In an alternate use case and referring now to FIG. 2, the output encoding may employ a different escaping strategy, depending on the language used to instruct the browser to display the page. For example, when the rendered page 200 includes a script (such as a Java™ script) for displaying a status field within a status bar 204, the controller may be configured to implement Java script escaping for that element. In this regard, consider the following JavaScript instruction for displaying the variable sequence “any<value>&” in the status bar 204 shown in FIG. 2:

<script>window.status=‘any&lt;value&gt;&amp;”

If the controller simply applies HTML entity encoding as before, page rendering errors could occur because the characters which are appropriate for translation in an HTML regime may not be appropriate for translation in a scripting (e.g., JavaScript) regime. In particular, characters such as apostrophe (‘), double apostrophe (“), and ampersand (&) may be interpreted by the browser as being intended to alter the JavaScript code as rendered on the page. Accordingly, in a scripting environment, the foregoing input code may be converted to

‘any\<value\>&\”;

In this way, the greater than and less than symbols as well as the single quote following the greater than symbol may all be properly treated as displayed data, rather than as code. Stated another way, the system provides a mechanism across coding languages for treating characters as data, even if the characters to be displayed also have an associated executable function.

In accordance with various embodiments, application 128 may be configured to include any number of translation modules for output encoding any type of code to thereby automatically insert the correct escaping functions in field references, regardless of the coding environment. Moreover, in accordance with an embodiment, the system may be configured to re-encode automatically, but to present the re-encoded instructions to the user for complete or partial approval before finalizing the translation. For example, the translated code could be highlighted or otherwise graphically identified for the user, whereupon the user may be prompted to accept the changes, either globally or individually (e.g., serially).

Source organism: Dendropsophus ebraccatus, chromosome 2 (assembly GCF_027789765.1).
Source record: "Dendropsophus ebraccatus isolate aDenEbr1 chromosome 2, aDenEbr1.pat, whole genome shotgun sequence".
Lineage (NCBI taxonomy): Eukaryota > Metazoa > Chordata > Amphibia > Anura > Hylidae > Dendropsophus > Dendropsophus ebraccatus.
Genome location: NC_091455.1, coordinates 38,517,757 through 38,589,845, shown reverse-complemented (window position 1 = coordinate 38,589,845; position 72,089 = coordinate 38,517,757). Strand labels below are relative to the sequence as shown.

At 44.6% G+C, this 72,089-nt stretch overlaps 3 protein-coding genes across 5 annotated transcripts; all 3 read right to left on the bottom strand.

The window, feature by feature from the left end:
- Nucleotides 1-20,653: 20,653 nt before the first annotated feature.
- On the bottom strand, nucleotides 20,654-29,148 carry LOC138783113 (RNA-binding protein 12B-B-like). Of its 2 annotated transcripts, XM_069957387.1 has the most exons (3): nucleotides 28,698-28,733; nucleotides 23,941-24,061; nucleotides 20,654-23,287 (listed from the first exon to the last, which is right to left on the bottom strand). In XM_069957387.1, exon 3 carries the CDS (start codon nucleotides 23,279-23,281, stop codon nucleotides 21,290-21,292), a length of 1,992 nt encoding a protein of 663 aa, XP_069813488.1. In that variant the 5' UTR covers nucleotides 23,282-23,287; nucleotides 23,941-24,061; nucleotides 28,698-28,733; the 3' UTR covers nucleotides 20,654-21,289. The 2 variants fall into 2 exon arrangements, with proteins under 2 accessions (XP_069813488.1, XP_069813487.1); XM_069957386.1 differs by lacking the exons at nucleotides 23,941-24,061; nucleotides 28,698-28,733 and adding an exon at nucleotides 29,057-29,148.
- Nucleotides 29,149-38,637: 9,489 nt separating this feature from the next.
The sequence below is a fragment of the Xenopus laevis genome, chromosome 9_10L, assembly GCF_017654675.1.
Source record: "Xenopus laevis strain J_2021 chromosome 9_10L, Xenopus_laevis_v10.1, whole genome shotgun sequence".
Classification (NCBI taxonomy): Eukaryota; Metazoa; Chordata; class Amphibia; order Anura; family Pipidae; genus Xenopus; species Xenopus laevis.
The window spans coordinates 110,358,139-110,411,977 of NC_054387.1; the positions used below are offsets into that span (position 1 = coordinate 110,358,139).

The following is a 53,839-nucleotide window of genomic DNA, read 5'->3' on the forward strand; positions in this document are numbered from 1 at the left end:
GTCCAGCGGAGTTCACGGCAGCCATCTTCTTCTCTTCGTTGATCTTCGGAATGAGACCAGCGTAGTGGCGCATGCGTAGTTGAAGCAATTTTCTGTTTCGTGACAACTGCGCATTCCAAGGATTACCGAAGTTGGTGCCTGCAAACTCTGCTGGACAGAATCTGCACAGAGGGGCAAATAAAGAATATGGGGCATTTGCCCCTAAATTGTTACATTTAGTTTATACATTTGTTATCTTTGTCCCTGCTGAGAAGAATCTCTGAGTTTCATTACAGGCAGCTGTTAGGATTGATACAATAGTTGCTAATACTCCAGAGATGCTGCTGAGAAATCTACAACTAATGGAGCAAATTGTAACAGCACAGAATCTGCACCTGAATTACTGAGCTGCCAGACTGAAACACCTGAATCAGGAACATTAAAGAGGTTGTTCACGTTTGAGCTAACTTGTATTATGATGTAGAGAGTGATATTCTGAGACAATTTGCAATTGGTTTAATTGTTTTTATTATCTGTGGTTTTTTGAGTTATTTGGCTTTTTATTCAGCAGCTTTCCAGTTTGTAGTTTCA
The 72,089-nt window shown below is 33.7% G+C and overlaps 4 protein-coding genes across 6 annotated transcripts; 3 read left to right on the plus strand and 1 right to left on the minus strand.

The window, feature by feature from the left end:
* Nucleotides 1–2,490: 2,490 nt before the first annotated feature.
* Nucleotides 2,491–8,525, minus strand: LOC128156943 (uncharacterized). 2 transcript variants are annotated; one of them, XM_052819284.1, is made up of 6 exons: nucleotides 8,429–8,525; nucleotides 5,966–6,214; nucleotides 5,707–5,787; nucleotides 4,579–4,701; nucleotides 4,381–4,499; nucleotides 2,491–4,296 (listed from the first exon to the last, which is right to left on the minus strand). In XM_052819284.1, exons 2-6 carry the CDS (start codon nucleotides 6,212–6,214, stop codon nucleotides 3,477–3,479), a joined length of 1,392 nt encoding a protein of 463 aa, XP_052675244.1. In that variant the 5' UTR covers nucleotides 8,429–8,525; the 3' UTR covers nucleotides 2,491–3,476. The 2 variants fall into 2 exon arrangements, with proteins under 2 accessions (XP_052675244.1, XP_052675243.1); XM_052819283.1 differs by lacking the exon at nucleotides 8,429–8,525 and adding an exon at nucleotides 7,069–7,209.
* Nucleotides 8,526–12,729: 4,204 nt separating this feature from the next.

More generally, the application 128 may include a determination module for determining whether a display element is coded in HTML or JavaScript, and a finite state machine to track the then current output context (e.g., HTML or JavaScript) and to select the appropriate escaping strategy. That is, the state machine may scan each character during a page save operation (e.g., after editing), and sequentially determine whether the then current output context is based on HTML or JavaScript coding. An HTML escaping strategy is employed while the system is in the HTML output context; conversely, a JavaScript escaping strategy (e.g., JSencode) is employed while the system is in the JavaScript output context.